Though the unnamed restaurant is still under construction, food, booze and much-needed espresso will be available. Bartmann had hoped to open before Northern Spark, but had a hiccup with an energy-inefficient back door. The Minneapolis Heritage Preservation Commission denied her request to have the door replaced, so she essentially built a door within a door as a workaround. The restaurant is about three weeks away from opening and more details about the concept and her collaborators (which include a former Minneapolitan who’s returning after running a Brooklyn bar) will be announced next week.
Until then, tell the Sandman to shove it and enjoy the dusk-till-dawn art extravaganza.
Inside performances at 1612 Harmon Place:
9:10 p.m. Frank Theater
9:30 p.m. Paper Darts
10:20 p.m. DJ Tarik Thornton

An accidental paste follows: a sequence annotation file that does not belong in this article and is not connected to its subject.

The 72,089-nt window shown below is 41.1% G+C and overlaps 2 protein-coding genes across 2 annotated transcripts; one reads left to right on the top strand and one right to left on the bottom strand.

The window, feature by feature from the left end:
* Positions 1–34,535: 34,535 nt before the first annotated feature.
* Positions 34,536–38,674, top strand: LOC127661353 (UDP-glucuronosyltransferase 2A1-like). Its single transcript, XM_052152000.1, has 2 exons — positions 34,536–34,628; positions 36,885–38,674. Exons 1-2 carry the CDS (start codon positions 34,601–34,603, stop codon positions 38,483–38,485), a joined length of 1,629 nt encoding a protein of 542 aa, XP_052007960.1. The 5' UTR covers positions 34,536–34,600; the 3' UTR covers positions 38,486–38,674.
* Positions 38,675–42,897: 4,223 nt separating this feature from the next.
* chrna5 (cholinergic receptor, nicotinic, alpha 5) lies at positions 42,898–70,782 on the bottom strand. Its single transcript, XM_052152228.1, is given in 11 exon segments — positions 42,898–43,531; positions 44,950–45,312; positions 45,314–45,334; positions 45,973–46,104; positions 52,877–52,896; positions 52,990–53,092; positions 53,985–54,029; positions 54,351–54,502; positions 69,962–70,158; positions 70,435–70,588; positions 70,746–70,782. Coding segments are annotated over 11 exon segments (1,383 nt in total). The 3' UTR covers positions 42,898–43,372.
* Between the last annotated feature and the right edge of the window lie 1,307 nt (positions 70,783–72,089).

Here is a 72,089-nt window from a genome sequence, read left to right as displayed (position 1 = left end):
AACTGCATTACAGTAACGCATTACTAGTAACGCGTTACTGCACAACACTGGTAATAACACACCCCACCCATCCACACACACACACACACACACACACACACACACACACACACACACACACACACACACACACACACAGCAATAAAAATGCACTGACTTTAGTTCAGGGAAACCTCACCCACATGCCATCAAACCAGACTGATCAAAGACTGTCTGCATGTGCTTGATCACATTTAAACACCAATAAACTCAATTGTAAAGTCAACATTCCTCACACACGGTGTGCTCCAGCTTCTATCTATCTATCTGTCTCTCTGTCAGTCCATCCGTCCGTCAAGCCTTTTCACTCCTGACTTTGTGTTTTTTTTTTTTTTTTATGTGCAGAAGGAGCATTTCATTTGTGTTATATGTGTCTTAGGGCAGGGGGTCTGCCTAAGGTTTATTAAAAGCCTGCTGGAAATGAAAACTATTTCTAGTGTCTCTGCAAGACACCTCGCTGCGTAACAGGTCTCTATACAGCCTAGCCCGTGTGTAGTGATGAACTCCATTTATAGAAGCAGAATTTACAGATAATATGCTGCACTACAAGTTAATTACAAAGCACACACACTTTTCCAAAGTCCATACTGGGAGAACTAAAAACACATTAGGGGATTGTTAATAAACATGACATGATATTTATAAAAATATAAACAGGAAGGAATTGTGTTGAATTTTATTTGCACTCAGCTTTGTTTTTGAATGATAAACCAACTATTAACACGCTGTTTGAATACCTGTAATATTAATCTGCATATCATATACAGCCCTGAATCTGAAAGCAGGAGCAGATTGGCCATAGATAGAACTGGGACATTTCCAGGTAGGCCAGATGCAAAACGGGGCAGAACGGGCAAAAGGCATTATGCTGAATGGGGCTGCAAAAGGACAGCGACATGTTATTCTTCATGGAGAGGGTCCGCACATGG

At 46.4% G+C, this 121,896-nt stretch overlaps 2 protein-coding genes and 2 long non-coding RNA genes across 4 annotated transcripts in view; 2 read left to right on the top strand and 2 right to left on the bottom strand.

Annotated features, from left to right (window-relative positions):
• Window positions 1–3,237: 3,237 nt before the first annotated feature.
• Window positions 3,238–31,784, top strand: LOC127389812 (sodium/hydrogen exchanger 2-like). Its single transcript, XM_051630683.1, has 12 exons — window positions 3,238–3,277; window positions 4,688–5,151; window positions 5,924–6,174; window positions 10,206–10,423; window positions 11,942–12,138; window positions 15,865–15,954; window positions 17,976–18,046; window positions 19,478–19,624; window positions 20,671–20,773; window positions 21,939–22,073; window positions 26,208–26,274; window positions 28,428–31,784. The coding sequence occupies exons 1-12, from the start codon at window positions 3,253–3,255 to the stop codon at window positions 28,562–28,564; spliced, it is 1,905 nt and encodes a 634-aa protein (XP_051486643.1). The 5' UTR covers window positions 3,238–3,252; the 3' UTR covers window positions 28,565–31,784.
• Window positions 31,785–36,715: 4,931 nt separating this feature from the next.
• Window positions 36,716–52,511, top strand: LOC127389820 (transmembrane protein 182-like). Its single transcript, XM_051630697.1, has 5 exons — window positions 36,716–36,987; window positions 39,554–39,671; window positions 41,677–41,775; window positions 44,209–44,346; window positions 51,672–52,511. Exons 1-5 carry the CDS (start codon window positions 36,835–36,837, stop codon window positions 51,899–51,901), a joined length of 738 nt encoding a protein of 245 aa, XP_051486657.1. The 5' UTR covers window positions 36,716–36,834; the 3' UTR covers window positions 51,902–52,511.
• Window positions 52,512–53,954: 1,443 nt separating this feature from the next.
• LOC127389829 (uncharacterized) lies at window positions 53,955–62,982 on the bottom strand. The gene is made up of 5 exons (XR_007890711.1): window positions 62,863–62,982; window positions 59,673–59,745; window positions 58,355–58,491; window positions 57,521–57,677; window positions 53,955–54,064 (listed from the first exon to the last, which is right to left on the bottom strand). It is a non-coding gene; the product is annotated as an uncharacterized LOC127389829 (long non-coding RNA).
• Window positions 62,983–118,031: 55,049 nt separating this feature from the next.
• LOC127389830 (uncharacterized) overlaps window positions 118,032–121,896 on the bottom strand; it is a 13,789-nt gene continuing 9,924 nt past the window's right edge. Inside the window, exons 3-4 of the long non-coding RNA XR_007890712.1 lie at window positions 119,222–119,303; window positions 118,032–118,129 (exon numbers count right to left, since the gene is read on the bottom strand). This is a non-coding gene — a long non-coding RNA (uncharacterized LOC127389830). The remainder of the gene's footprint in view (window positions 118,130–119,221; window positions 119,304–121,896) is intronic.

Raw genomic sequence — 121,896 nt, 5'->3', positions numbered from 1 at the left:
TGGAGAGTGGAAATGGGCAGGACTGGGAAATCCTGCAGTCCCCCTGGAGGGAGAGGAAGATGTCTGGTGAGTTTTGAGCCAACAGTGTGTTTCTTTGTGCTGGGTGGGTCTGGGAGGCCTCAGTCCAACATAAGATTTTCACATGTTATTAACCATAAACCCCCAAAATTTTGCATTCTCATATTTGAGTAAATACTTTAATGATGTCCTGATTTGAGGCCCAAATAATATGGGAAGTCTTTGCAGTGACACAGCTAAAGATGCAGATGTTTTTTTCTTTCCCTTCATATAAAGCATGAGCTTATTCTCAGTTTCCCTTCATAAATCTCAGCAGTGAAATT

11:20 p.m. L'Assassins
12:20 a.m. DJ Brenda Hernandez
1:30 a.m. Black Diet
2:20 a.m. DJ Dan McAllister
3:20 a.m. DJ Kevin Jones
4:20 a.m. DJ Rambo Salinas
Outside performances at 1612 Harmon Place:
9 p.m.-3 a.m. IFP MN presents Out of the Shadows - Movies & Music in the Dark (live score by local bands at the top of each hour)
9 p.m.-1 a.m. Happenstance...Negative Jam (Silent Dance Party!) by Chris Cloud & Lea Devon Sorrentino
9 p.m.-3 a.m. Ping Pong by Starlight - Register for tourney online at http://tinyurl.com/NSpingpong or sign up on site by 10:45 p.m. (open pong before & after tourney)
5:30 a.m. Sunrise Yoga in Loring Park (located on north side of the park, across from 1612 Harmon Place)
No formal announcements. Which is what you might expect from the Sullivan brothers, who ran the 400 Bar on the West Bank in its indie-rock heyday.